2 rabbits, cut into 8 pieces (or 8 rabbit legs)
flour for coating the rabbit (2-3 cups)
olive oil for browning the rabbit (about 1 cup)
2 onions, thinly sliced
2 celery stalks, small dice
2 carrots, small dice
4 Tbsp small salted capers, rinsed
1/2 cup sultanas (or other seedless raisins), plumped in water for 5 minutes
3/4 Lb large green olives, pitted, roughly chopped
1/2 cup honey
1 cup red wine vinegar
6 cups chicken stock
Salt and pepper to taste
  1. Preheat the oven to 325F. Dry the rabbit thoroughly on paper towels and coat with flour on all sides, shaking off access. Heat enough oil in a large frying pan to make 1/4 inch layer. When hot, add the rabbit in batches without crowding and brown on all sides. Remove all the rabbit from the skillet into a large roasting pan and season with salt and pepper on all sides.
  2. Add the onion, celery and carrot to the pan. Season with salt, and cook over medium heat, stirring occasionally, until softened, about 10 minutes.
  3. Add capers, raisins, and olives, and cook stirring for about 5 minutes.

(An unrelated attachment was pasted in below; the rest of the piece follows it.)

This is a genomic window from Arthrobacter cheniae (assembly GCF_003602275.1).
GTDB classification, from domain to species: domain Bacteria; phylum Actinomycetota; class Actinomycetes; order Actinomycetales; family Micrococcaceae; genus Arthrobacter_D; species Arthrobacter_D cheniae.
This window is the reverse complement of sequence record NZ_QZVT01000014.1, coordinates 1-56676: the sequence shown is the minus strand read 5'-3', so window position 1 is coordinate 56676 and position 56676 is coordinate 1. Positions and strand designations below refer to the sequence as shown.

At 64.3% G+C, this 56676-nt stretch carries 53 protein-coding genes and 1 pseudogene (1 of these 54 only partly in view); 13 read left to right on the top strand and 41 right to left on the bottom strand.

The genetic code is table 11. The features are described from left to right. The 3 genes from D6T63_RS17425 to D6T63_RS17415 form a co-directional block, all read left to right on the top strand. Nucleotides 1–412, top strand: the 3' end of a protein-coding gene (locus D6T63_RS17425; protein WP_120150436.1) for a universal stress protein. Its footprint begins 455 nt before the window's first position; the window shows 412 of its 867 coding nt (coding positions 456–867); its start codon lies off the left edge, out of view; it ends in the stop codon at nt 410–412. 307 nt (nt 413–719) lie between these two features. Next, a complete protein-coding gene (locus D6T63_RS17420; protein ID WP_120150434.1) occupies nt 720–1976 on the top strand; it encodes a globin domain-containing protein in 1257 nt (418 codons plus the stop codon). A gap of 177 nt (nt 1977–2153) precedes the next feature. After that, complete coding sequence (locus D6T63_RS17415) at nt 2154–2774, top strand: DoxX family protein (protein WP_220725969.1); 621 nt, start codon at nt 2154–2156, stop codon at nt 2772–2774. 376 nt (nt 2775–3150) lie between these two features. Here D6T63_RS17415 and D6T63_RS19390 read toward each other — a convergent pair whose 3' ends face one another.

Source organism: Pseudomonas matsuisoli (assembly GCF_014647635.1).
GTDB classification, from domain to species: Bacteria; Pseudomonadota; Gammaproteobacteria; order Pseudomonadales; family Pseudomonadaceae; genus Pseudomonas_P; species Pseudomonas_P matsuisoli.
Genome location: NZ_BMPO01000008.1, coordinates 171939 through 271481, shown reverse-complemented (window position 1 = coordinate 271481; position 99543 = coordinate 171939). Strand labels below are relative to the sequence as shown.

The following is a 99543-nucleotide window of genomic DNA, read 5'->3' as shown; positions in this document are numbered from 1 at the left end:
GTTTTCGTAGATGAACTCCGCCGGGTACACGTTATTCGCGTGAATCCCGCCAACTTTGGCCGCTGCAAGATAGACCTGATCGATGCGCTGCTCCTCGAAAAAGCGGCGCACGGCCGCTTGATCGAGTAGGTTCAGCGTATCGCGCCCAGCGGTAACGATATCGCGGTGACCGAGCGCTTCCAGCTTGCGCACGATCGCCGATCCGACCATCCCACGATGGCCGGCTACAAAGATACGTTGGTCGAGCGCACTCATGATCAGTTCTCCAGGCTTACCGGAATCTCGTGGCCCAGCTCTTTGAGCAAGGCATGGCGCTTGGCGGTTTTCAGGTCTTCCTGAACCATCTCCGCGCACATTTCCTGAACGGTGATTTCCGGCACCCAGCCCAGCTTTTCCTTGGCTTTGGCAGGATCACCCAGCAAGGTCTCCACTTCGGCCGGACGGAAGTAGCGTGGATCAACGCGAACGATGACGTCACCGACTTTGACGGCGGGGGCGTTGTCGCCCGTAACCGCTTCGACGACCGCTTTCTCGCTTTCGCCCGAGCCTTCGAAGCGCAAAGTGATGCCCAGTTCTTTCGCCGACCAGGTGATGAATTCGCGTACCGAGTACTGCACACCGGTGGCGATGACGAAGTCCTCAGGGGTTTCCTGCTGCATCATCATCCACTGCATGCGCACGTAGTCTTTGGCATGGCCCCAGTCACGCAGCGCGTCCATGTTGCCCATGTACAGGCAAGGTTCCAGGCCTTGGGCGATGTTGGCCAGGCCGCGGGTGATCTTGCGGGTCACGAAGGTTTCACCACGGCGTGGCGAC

4. Add the honey and vinegar. When the honey has dissolved, add stock and bring to a simmer.
  5. Pour the onion mixture over the rabbit, cover tightly with foil and bake until the rabbit starts to fall off the bone, 1.5-2.5 hours. The dish is even better reheated the next day.

Thursday, November 5, 2009

To cook or not to cook (roux vs. beurre manié)

The difference between roux and beurre manié has bothered me for years. Both consist of 1 part flour to 1 part butter. Both are used to thicken liquids. But roux is cooked in a pan for a few minutes over relatively low heat while whisking and beurre manié is mashed in a bowl with a fork until it forms a smooth paste (you need butter at room temperature for that).